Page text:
- Convergence and Hyper-Convergence continued growth to simplify and optimize the SDDC
So whats left behind with all of this work in the innovation bubble and what to expect moving forward? Some of this is here now.
– Existing monolithic applications slowly deprecated while the ones that stay further leverage Hybrid Cloud SDDC in an ITaaS model
– New convergence of the Hypervisor and Containerization layer, IaaS inclusive of PaaS
– Hybrid Cloud PaaS models inclusive of IaaS
– Auctioning layers minimizing costs and enabling perfect competition for cloud resources
– End-to-end applications completely defined by blueprints built on top of and considering PaaS frameworks
– Apps designed for containers and their availability models
– Abstraction of data center services up through the Application and native Hybrid Cloud functionality
– New programming languages existing languages optimized for efficiency, asynchronousness, networking, concurrency, big data, REST
– More open-source technology and projects that leverage other pioneering open-source initiatives
So deeper down than the apps, what is driving all of this innovation? Developers! Businesses are asking more and more for developers to innovate. They are then turning to methods like continuous integration to rapidly develop and iterate on applications. This type of environment demands more of a Developer and Operations relationship. And this leads to things like the most recent Dockernado storm where I am specifically referencing a tool (Docker) that helps both Dev and Ops teams stay apart yet work optimally with one another when building, deploying, and managing next-gen applications.
Stay apart? Developers don’t want to care about networking, underlying storage, or monitoring. They want to focus almost all of their efforts on their application. This aligns to what they’re building– scale-out architectures that don’t care about any of this stuff. They also want a way of building and running this software on their system and having it portable to production on top of any environment (sounds like a Java promise). Some of the same concepts that drove Java to #1 popularity as a language are now driving Docker and changing infrastructure.
Plenty more to speak of here, but the cloud’s Dockerization is a great example of the future where Developers Win in the end. It is going to be one of many tools that is embraced by developers for next-gen and current architectures which will drive containerization and the disruption of the legacy Hypervisor markets all driven by Developers.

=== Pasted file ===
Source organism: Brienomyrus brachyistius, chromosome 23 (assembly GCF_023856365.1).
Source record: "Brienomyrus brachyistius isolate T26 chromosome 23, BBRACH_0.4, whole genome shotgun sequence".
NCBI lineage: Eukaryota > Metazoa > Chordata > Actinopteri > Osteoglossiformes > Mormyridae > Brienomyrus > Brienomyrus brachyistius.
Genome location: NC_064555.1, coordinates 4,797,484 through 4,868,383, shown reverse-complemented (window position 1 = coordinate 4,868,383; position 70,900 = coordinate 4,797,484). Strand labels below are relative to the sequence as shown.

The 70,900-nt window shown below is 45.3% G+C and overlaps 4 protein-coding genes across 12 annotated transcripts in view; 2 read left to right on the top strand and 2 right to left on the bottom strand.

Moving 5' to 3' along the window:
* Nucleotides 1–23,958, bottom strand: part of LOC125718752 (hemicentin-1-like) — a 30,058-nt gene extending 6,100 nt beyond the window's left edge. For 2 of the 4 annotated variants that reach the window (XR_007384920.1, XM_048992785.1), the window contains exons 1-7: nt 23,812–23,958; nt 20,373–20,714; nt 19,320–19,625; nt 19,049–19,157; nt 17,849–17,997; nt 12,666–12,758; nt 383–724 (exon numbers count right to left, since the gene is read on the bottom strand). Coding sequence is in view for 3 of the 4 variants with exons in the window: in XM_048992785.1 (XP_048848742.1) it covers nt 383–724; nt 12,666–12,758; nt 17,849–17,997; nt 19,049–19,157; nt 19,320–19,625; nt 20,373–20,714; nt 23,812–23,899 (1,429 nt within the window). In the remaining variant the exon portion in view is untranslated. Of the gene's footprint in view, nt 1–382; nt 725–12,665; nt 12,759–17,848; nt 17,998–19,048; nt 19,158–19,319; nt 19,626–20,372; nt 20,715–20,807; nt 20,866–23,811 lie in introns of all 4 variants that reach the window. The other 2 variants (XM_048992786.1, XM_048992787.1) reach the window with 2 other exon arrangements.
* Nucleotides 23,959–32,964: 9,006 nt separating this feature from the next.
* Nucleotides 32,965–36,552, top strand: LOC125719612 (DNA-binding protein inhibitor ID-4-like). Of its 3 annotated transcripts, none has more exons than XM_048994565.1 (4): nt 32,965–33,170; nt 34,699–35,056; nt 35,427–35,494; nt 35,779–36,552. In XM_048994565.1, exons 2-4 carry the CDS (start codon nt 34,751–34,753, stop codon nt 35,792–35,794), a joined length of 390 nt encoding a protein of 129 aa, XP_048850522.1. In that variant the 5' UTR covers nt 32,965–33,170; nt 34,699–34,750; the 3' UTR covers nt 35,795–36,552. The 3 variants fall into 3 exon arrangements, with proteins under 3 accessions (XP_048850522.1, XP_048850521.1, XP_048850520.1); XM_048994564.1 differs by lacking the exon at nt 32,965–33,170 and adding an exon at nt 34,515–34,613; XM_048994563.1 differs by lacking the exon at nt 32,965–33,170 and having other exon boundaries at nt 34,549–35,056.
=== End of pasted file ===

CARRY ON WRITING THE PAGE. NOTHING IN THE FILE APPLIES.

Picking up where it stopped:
To win the Developer’s mind in this era, companies that exist in “cloud” must focus on an easy to use API for their products. Let’s leave the definition of “easy to use” for further posts. At EMC, if we want to exist, maintain share and not shed our hardware as IBM has, we must embrace these changes. At the same time to be successful you likely need a good combination of knowledge to help customers get from A to B, old to new, or Platform 2 (~VMs) to Platform 3 (~VMs/Containers/Micro services/Scale out apps). Let me coin this Platform 2/3 for those customers that are born in the 2nd Platform and leveraging the 3rd for growth. Reciprocally you also probably need a skill set for Platform 3/2 where new companies need to take advantage of new tech while also running small amounts of monolithic technology. All the while you likely need folks that have a hybrid skill set across these two types of technologies. The platforms APIs, open-source applications, and programming languages in a 2/3 and 3/2 world are what will be critical to adoption and getting Developers leveraging these during the development phase is critical.
Finally, the purpose of the post!
As of now, Oct 1 2014, I am on a great new team and initiative at EMC focused on Developer Evangelism. The focus of the group will be to internally and externally align ourselves to the needs of Developers. ie. Make Developers Love EMC.
Through this charter there is now a new group of Developer Advocates at EMCII lead by a cloud veteran and co-founder of cloudcast.net Brian Gracely (at bgracely). We are lucky to have a leader that is as involved and aware of industry trends as Brian is. His podcast is superb and has published a stunning amount of content and forward looking interviews with the industry’s brightest. I believe at the time of this post they are on #163 in a few short years!
Alongside myself I am joined by a couple of all-stars from the industry. Jonas Rosland (at virtualswede, purevirtual.eu) joins the team from the EMC CTO office where he is already head down focusing on all things hipster and has early on infected the team with his SaaSification. Another brother and character that needs no introduction is Kendrick Coleman (at kendrickcoleman, kendrickcoleman.com) who has been rocking the PaaS stacks and served as a bad *aaS player at VCE since the beginning.
So whats the least to expect out of us? Community engagement will be inherent in the success where we will have presence at Github, meetups, hackfests, conferences, IRC, social media, and frankly wherever we can.
You’re going to find us listening a ton to customers and general folks and evangelizing EMC technology all the while fighting to align our people, tools, and software to developers’ needs.
emccode.github.io is home! Here you will find Open-Source projects, sample code, examples, and documentation. We plan on having this be a central place for hosting projects, and other contributed code.
And no doubt, vElemental will be shifting from the most popular vCenter Operations, vSphere, vCloud Director, PowerCLI and Powershell posts to more hipster stuff like Golang, Cloud Foundry, GCE, Mesos, Docker etc.
We are in exciting times. Tip of the spear!